Others might be crying "hey where the hell was that twist you promised?" Well the twist is two-fold. First, the DRM technology in Apple's patent provides the user with the ability to burn music to CDs, and that would easily be extended to allowing the music to transfer to your iPod. By using and providing "permission keys," Apple could even allow site license permission keys for content, which would allow all the machines in your home to share music (which could be further extended by remote play-lists in Rendezvous-enabled versions of iTunes). And second, Apple will provide a user interface that makes purchasing and managing the DRM content so simple and transparent that users won't really care that DRM is involved. Select the Apple Music Store from your iTunes play list, perform searches, and one-click buys a song and brings it down to your machine. So simple, you already know how to use it.

Non-Draconian DRM May, Grudgingly, Satisfy Most People
Why won't most people care about such DRM copy protection? Well, if you get to take your music anywhere you normally might want, where is the problem? If you get to burn CDs for your car, or move tunes to your iPod, why would you be bothered by other restrictions on copying? What else is left? Mostly peer-to-peer sharing with non-friends.

With the ability to burn CDs and tote tunes on your iPod, most people will be satisfied. You should even be able to play your music through a PC or Linux box straight from your iPod. True, there would be restrictions in some areas. Furthermore, DRM/copy protection schemes traditionally encumber legitimate users more than the targeted and technically savvy thieves/pirates, which often makes using the protected content more painful than needed. Assuming Apple makes ease-of-use a nugatory issue, would any remaining restrictions be serious enough for most people to care? Would the inability to give your friend a digital copy of a song be so bad when you could burn a CD version (which could be digitally re-encoded with some slight fidelity degradation)? Probably not. Assuming the music was sold at a reasonable price, such a "kinder and gentler" DRM would likely satisfy most users' desire to take their music where they like, yet prevent wide spread copying.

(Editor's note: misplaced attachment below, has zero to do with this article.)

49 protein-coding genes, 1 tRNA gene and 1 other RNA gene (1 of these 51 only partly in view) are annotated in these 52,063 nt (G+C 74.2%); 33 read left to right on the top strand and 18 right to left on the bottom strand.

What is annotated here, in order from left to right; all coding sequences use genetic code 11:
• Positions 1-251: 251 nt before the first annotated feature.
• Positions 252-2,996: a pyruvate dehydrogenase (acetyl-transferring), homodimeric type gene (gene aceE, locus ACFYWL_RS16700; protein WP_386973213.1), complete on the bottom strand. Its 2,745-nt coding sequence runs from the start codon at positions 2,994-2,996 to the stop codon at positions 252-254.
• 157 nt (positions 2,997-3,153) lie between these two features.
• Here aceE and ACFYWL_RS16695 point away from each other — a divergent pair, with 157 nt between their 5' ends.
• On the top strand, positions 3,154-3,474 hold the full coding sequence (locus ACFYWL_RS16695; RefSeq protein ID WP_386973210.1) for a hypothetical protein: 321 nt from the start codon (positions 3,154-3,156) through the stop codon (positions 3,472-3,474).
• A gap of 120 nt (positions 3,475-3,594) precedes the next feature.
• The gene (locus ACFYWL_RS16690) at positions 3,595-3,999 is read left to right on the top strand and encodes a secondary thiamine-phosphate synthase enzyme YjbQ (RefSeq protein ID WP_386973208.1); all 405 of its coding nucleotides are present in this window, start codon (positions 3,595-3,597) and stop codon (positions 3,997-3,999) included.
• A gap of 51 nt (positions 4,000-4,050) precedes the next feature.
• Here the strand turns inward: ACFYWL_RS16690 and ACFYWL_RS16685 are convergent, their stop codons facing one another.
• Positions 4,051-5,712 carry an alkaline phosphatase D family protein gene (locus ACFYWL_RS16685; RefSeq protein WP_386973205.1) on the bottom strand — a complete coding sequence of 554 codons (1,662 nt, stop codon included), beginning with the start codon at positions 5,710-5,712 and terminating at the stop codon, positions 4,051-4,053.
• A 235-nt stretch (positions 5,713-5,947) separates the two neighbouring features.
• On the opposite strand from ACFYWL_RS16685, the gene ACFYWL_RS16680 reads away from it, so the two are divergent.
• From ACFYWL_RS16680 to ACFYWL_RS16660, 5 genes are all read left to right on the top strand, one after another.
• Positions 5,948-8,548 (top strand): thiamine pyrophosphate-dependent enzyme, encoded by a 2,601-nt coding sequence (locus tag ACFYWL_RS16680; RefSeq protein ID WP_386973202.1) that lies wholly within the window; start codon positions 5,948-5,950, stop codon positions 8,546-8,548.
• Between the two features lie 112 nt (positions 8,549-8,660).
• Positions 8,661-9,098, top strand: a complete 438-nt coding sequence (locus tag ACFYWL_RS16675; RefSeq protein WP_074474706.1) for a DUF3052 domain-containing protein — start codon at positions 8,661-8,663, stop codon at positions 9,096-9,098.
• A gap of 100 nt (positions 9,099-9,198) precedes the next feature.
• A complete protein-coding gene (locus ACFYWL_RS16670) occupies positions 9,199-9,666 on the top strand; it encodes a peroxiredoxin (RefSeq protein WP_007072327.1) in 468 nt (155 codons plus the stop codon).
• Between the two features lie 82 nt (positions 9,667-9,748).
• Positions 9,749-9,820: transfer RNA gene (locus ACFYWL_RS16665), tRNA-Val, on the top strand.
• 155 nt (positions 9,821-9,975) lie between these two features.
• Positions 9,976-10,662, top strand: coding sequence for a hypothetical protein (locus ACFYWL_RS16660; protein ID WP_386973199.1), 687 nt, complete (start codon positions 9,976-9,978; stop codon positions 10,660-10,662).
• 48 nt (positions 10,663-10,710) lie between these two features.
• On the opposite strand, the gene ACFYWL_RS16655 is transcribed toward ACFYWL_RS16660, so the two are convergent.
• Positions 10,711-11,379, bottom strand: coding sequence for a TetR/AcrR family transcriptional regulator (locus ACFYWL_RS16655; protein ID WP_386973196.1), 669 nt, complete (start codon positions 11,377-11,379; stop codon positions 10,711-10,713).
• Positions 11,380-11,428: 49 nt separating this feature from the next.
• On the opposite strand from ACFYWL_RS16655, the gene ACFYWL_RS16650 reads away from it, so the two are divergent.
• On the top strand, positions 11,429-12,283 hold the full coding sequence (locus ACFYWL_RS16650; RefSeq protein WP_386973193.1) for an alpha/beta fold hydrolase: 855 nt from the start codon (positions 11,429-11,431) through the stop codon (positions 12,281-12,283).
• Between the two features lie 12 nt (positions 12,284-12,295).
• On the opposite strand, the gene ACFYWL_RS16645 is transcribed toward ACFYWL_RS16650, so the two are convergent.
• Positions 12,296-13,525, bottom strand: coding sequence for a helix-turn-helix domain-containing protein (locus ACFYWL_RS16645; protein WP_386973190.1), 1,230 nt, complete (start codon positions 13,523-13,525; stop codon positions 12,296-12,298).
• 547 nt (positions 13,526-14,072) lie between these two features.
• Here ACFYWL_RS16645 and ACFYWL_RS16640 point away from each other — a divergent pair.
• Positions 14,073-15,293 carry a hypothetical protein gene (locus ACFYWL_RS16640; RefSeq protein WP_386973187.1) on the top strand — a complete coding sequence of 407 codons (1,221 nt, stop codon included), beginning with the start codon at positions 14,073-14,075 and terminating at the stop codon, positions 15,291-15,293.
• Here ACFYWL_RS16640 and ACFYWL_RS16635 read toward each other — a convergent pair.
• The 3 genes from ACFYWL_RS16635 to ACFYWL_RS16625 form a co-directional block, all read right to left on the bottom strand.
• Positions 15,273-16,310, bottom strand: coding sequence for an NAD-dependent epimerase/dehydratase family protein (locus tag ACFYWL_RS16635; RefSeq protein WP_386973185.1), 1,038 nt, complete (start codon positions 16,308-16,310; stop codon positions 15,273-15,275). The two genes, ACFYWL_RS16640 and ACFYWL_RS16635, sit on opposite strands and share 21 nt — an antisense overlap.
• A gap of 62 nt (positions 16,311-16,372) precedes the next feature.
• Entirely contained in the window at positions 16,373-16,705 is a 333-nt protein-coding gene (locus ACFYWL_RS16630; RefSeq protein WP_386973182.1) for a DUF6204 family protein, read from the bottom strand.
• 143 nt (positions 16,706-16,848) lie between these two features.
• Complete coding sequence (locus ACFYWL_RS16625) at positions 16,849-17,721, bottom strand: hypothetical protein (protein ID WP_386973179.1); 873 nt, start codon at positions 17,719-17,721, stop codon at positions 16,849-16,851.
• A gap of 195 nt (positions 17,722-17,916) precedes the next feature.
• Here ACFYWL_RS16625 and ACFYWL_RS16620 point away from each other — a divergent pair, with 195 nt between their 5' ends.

Too Much Success Might Mean Too Little Jobs for Apple
The real problem for Apple might occur if all of this successfully pans out. If Steve Jobs succeeds in moving the media industry to digital distribution, in essence, rewriting how an entire industry conducts business, there may be great calls for him to take a post as CEO elsewhere. Should he get an invite to become the CEO for one of the media conglomerates, he may find it irresistible to turn down. It would be an opportunity, once again, to change the world (from a different vantage) and would provide Jobs with a high point, a natural transition point, to leave Apple behind somewhat gracefully with its 2.4% global market share. I'm not sure if there is more of Steve Jobs' DNA in Apple or vice versa. However, should Steve Jobs leave Apple to embark on his journey in forming this brave new digital media world, it might provide for serious transition challenges for the company he is largely responsible for resuscitating.

is an attorney. Please don't hold that against him. This work does not necessarily reflect the views and/or opinions of The Mac Observer, any third parties, or even John for that matter. No assertions of fact are being made, but rather the reader is simply asked to consider the possibilities.

You can send your comments directly to me, or you can also post your comments below.